As we get closer to actually breaking ground on our house, I would like to start sharing our building journey. The process of building our house started over a year ago when we made the decision to build our forever home instead of buying a starter home.
In Why Build a House?, I explain what went into making that decision. Long story short, with the gift of a piece of land, and a family member offering to be our general contractor, we will end up being able to afford to build a much nicer house than what we could afford to buy in our area.
Searching for Plans
I love the old farmhouses that are all over the Northeast, and would have loved to have bought an old house to fix up. However, old houses come with a lot of headaches. My parents’ house is over 150 years old, and although charming, has given them their fair share of frustrations to maintain over the years. Mr. Farmhouse Finance has worked construction, and knows how much work old houses can be. He was not interested in buying a fixer upper. Sorry, Chip and Joanna!
Because we love the character that older houses have, we started narrowing down our search for classic designs. We may be building our forever home, but we are also very practical, so we limited the number of square feet to less than 2,000. We also decided that we wanted a two-story house, so ruled out single-story homes. I really wanted to have a wrap around porch, so we added this to the search parameters. With this criteria, we started searching for house plans on Dream Home Source, House Plans, eplans, and other websites.
We found a couple houses that we liked the exterior of, but found the floor plan to be a little awkward, so we kept looking.
Then we found our dream home.
According to Dream Home Source, our house is technically a Craftsman. The term farmhouse refers to the main residence of a farmer on a farm, or can refer to any houses that have that country style. Although, we will not be farming our land, our property borders two farms, so close enough, we’re calling our house a farmhouse.
Here are the specifications of these plans:
- 1,568 square feet of living space (above ground)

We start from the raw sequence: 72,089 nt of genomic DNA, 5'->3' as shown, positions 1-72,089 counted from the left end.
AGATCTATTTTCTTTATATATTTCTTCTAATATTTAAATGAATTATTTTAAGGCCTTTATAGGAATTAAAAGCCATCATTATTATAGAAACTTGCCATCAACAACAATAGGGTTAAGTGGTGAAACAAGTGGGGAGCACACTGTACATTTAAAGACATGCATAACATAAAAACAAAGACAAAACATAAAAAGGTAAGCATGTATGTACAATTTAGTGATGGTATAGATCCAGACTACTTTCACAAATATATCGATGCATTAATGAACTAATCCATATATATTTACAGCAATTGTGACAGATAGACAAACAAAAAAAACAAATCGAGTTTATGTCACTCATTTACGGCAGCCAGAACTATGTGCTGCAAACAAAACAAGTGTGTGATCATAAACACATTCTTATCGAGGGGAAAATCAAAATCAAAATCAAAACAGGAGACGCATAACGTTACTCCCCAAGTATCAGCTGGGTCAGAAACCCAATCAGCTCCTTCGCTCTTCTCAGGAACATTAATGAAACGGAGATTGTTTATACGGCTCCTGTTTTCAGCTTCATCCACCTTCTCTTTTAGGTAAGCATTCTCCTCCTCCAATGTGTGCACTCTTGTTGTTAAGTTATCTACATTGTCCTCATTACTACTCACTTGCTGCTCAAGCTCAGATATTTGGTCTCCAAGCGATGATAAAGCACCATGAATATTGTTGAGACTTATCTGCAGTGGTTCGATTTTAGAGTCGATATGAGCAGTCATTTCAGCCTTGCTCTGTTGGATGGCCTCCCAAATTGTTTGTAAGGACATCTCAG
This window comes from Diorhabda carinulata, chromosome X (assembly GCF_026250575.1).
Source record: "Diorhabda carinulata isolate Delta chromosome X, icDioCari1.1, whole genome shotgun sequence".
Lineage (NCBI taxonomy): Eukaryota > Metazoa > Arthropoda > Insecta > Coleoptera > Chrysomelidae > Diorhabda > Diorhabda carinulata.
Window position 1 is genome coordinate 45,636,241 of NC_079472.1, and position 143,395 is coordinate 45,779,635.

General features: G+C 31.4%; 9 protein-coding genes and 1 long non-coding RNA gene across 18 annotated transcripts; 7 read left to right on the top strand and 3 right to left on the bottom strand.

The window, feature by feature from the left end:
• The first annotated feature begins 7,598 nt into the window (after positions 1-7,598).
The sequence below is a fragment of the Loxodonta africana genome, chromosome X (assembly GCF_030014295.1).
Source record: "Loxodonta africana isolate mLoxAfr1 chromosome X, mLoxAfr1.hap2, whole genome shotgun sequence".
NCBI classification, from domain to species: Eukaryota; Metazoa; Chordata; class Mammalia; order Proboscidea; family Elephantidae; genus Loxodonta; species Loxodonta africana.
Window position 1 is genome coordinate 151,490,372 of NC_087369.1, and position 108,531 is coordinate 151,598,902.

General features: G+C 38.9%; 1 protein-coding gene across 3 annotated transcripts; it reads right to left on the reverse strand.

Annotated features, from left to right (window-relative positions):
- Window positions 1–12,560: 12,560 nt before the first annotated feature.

- 2-3 bedrooms (we chose to keep the 3rd bedroom as a library loft)
- 2.5 bathrooms
The first floor has a great room that opens into the kitchen and dining area. The master bedroom and bathroom are on the first floor, as well as a half bath.
There are one or two bedrooms and a full bathroom on the second floor.
Buying the Plans
There were a number of different options for buying these plans. Based on the shape of our lot and where the house will be situated, we decided to buy the Right Reading Reverse of these plans. Basically, our building plans are the mirror image of the pictures above, with all of the text going the correct way for the builder to read.
There were options to buy just the paper plans or the CAD file, or an option to have Dream Home Source make the changes for you. We opted to buy the CAD file for $1,600, so we could have a local architect make the changes that we wanted to the plans.
In addition to buying the Right Reading Reverse of these plans, we wanted to make a few other changes. We brought the CAD file to a local architect, with our pencil drawn changes and a list of everything we wanted done.
Here is a list of the changes we made:
- added a full finished basement with laundry room, utility room, gym, and storage (we’ve decided not to add an extra bathroom down there)
- removed the divider wall in kitchen, added a beam to support the second floor
- added a few windows or changed the position of windows so they look more symmetrical from the outside
- redesigned the master bathroom to accommodate a shower and a separate clawfoot tub
After we made our changes with the architect, we were able to have the plans printed out for our general contractor. Our general contractor has sent out the plans to the sub contractors that he works with to get a price together for us. While we were ordering and making changes to our plans, a lot of other things have been going on, including subdividing the land and dealing with the Board of Health. I’ll discuss those things in future posts.
Would you order house plans online?
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